Since most persons with hypertension, especially those age >50 years, will reach the diastolic blood pressure goal once systolic is at goal, the primary focus should be on achieving the systolic goal.
Once you’ve been identified as having high blood pressure through blood pressure measurement, your doctor will conduct a full medial examination in order to:
The data needed are acquired through medical history, physical examination, routine laboratory tests, and other diagnostic procedures. The physical examination should include an appropriate measurement of blood pressure, with verification in the contralateral arm; examination of the optic fundi; calculation of body mass index (BMI) (measurement of waist circumference also may be useful); auscultation for carotid, abdominal, and femoral bruits; palpation of the thyroid gland; thorough examination of the heart and lungs; examination of the abdomen for enlarged kidneys, masses, and abnormal aortic pulsation; palpation of the lower extremities for edema and pulses; and neurological assessment.
Laboratory Tests and Other Diagnostic Procedures
Routine laboratory tests recommended before initiating therapy include an electrocardiogram; urinalysis; blood glucose and hematocrit; serum potassium, creatinine (or the corresponding estimated glomerular filtration rate [GFR]), and calcium; and a lipid profile, after 9- to 12-hour fast, that includes high density lipoprotein cholesterol and low-density lipoprotein cholesterol, and triglycerides. Optional tests include measurement of urinary albumin excretion or albumin/creatinine ratio. More extensive testing for identifiable causes is not indicated generally unless blood pressure control is not achieved.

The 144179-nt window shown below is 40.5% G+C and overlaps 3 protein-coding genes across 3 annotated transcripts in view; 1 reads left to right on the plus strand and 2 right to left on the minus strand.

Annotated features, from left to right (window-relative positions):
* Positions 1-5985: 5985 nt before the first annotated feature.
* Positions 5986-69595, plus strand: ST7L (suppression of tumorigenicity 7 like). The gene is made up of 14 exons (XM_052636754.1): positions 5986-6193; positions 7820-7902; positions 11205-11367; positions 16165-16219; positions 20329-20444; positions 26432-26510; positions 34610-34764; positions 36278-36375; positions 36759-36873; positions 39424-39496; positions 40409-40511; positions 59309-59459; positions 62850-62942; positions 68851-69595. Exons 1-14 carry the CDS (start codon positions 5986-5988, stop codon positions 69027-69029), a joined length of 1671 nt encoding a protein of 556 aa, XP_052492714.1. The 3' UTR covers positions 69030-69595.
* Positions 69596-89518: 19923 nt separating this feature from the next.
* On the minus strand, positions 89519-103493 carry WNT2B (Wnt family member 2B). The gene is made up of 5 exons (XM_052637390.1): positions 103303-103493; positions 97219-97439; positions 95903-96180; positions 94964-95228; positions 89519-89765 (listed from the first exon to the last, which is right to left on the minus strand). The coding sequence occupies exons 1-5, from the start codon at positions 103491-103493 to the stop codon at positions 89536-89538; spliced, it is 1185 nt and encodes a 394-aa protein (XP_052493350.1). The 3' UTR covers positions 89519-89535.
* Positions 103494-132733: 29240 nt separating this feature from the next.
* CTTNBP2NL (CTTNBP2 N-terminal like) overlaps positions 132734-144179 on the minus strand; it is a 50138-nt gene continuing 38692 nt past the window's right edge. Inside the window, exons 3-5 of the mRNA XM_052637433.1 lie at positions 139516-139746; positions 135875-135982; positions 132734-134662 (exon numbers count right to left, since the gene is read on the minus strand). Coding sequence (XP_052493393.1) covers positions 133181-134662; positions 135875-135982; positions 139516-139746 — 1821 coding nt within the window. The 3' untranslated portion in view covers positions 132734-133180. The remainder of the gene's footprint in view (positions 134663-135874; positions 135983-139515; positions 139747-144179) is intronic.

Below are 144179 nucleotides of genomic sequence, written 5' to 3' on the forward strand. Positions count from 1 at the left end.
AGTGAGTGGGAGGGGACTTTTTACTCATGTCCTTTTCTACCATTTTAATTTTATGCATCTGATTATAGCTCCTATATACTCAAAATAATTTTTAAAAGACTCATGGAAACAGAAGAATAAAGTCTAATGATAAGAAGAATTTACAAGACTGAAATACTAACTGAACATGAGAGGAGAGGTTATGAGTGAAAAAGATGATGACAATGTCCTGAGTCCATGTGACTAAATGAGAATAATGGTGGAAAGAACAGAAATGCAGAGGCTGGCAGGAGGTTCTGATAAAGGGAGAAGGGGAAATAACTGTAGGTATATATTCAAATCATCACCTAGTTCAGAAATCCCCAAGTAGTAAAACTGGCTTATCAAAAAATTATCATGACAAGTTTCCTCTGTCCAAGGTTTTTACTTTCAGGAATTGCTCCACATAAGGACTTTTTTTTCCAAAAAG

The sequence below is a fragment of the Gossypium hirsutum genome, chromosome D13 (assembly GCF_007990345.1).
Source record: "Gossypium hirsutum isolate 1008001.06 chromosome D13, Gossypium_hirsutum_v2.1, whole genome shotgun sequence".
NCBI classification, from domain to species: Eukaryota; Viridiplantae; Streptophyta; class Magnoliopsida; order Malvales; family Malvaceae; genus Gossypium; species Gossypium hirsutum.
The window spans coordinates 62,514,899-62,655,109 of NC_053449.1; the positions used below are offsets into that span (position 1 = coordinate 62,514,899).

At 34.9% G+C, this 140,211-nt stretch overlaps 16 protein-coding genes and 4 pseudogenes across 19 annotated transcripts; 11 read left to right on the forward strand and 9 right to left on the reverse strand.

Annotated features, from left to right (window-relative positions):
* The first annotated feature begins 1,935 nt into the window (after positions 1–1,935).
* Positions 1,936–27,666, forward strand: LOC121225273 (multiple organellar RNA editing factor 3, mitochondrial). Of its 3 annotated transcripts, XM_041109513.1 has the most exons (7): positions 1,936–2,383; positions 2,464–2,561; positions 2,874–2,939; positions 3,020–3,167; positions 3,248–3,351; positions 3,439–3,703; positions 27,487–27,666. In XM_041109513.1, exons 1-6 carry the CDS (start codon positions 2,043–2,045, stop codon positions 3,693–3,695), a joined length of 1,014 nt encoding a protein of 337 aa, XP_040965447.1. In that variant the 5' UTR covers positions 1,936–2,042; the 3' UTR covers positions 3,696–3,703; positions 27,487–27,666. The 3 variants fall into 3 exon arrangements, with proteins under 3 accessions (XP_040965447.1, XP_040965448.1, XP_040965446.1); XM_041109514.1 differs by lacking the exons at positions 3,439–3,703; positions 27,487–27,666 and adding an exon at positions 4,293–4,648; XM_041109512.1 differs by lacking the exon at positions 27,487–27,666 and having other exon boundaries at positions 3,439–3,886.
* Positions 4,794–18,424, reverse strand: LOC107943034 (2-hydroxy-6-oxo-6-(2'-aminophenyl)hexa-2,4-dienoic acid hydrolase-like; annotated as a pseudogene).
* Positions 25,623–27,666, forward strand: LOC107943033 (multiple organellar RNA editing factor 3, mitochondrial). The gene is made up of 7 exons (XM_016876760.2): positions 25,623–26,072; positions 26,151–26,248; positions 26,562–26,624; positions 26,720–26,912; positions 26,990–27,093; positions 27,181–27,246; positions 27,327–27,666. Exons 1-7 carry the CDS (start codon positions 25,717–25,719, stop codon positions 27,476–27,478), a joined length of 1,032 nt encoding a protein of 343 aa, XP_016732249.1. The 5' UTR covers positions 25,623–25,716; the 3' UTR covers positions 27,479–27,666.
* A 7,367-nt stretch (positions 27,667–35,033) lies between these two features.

Treatment Strategy Overview
Adopting healthy lifestyle habits is an effective first step in both preventing and controlling high blood pressure.
If lifestyle changes alone are not effective in keeping your pressure controlled, it may be necessary to add blood pressure medications.
Once initial drug choices have been prescribed, most patients should return for follow up and adjustment of medications at approximately monthly intervals until the blood pressure goal is reached. More frequent visits will be necessary for patients with stage 2 hypertension or with complicating comorbid conditions. Serum potassium and creatinine should be monitored at least 1–2 times/year.60
After blood pressure is at goal and stable, followup visits can usually be at 3- to 6-month intervals. Comorbidities, such as heart failure, associated diseases such as diabetes, and the need for laboratory tests influence the frequency of visits. Other cardiovascular risk factors should be treated to their respective goals, and tobacco avoidance should be promoted vigorously. Low-dose aspirin therapy should be considered only when blood pressure is controlled, because the risk of hemorrhagic stroke is increased in patients with uncontrolled hypertension.